The day was very well organised. It started with a procession of the cutters entering the grounds of the Jarreng Secondary School. They carried placards announcing their decision not to cut girls anymore. Many people joined them to the beat of drums. The 5th ‘Dropping of the Knife’ was a lively event full of joy, music and dancing. Hundreds of people from the wider region attended the day. Several speeches were given. First all the different chiefs representing the numerous ethic groups present were greeted. Then the imam of the village, Imam Bayo, gave a speech. After him, Chief Tourey, the district chief, spoke. Then the chairman of GAMCOTRAP, Yahya Jarjusey. Amie Bojang-Sissoho, the Programme Coordinator of GAMCOTRAP addressed the audience several times during the day. She was a very lively speaker. Later, the Alkalilu, the village head, shared interesting information about Jarreng. I learned that 5000 people make it their home. Because many men emigrate, more women and children live in the village than men. There is a dispensary run by a non-governmental organisation with one doctor. The closest hospital is 70 km away. Eighty percent of the population lives of farming and some work as fisherman since the river is only one kilometre away. Jarring village hosts a good school.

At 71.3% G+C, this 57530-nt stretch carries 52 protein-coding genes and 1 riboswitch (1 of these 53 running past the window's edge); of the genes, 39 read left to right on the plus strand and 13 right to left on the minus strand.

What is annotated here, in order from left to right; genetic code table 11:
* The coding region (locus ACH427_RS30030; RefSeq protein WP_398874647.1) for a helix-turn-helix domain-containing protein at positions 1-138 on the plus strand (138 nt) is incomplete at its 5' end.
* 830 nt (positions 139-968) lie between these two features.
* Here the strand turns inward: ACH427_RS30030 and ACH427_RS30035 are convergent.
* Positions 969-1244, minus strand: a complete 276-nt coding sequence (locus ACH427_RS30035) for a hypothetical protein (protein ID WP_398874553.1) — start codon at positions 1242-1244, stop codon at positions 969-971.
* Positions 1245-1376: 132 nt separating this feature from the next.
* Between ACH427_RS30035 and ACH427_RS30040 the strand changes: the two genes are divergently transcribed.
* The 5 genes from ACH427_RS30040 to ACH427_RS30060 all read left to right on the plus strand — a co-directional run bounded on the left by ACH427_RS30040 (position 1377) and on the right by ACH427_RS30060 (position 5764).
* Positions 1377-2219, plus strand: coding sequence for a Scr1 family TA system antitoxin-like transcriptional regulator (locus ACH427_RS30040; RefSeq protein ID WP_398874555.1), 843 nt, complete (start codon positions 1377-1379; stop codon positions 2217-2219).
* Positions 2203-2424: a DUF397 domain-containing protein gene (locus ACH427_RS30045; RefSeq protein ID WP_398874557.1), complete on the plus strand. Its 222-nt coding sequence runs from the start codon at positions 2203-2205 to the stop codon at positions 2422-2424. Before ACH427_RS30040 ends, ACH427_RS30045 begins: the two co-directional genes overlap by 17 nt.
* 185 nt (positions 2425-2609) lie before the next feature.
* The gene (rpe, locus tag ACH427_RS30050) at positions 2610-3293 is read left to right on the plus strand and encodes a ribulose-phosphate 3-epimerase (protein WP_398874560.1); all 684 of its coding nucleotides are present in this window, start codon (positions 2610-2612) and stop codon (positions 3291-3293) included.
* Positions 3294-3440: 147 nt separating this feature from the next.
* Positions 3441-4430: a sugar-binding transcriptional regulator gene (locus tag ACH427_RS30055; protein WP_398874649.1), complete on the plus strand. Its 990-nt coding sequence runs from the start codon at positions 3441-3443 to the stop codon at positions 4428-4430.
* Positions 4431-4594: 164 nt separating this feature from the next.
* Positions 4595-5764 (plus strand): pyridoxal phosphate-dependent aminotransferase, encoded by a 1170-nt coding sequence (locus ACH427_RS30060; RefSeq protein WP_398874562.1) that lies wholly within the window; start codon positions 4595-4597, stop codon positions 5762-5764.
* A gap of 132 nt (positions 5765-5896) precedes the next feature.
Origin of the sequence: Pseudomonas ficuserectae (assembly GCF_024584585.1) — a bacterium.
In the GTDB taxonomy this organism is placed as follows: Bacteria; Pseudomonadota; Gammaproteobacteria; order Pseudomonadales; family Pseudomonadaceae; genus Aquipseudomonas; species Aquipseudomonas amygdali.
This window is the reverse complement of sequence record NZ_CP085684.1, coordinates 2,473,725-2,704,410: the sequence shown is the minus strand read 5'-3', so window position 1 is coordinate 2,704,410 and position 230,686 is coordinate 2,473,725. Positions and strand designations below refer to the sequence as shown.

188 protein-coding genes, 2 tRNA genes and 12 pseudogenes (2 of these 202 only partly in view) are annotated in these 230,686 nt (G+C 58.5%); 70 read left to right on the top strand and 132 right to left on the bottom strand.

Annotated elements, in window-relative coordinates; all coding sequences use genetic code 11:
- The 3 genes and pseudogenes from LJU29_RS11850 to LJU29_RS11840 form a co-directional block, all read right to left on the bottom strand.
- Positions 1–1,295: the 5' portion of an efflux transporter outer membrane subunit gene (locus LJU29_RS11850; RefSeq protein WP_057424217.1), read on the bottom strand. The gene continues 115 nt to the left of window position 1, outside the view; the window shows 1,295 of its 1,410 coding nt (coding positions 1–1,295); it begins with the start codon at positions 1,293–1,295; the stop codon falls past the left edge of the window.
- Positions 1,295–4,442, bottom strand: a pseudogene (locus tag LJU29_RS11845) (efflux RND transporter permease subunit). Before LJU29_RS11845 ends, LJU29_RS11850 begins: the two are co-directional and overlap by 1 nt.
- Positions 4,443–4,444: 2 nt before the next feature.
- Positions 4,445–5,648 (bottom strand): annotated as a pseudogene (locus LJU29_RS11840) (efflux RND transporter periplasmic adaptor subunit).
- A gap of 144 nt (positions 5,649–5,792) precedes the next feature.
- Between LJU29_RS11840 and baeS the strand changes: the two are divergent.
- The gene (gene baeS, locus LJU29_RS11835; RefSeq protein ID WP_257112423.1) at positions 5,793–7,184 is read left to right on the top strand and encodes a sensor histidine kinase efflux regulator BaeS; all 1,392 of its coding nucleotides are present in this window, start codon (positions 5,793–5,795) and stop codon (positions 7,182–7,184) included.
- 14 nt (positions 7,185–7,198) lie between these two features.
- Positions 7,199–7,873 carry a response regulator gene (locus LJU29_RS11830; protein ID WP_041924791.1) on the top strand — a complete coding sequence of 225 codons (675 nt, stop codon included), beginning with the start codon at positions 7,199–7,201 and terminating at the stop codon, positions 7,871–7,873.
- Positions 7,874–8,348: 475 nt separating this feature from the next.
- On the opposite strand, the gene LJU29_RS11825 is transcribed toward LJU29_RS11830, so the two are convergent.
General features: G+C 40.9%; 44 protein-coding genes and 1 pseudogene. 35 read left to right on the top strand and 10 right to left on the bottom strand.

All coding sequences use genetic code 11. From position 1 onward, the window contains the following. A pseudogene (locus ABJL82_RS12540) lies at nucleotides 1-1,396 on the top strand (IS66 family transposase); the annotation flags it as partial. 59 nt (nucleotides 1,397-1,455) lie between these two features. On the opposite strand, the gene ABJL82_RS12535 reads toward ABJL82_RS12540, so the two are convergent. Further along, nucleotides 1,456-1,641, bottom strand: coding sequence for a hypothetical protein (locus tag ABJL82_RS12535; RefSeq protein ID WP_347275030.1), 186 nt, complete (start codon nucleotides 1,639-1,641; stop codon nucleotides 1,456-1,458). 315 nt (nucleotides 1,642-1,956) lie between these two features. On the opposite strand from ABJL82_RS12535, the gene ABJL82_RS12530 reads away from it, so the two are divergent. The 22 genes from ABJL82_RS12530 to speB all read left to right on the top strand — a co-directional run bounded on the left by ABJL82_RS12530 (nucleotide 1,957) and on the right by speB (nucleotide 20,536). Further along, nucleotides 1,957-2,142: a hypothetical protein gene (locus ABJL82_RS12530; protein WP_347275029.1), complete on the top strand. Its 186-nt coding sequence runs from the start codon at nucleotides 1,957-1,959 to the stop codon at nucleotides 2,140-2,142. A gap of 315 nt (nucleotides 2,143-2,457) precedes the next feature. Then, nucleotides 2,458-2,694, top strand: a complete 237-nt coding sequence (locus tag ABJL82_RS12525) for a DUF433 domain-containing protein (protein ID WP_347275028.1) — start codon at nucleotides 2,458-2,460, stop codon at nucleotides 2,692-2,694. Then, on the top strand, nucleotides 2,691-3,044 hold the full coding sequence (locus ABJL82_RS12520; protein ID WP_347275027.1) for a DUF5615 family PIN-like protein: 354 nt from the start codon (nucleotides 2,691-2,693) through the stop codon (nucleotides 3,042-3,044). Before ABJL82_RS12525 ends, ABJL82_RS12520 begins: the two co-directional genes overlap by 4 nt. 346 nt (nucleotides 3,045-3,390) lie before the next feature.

The fifth Dropping of the Knife was celebrated with much music and dancing. Several traditional dance troops entered the school grounds to perform. Many people joined them to dance to their beat. Two Kankurangs dressed with green leaves and legs and arms covered with bark from tree fibre called fara in Mandinka danced wildly. Another one wore a beige outfit and huge horns. I later learned that in the past women, children and uninitiated men were not allowed to see them. They only appeared every seven years for the initiation and circumcision ritual of males. The purpose of their appearance was to round up young boys who were due for circumcision. They used to be armed with machetes to protect the boys while they were being initiated into manhood in the bush. In the National Museum I visited the following day I also read that they represent spirits and were used to fight off evil spirits and magic. Nowadays they appear at local festivities for entertainment. One young man told me that he was very scared of them as a child. I was not surprised, for they surely look like scary characters.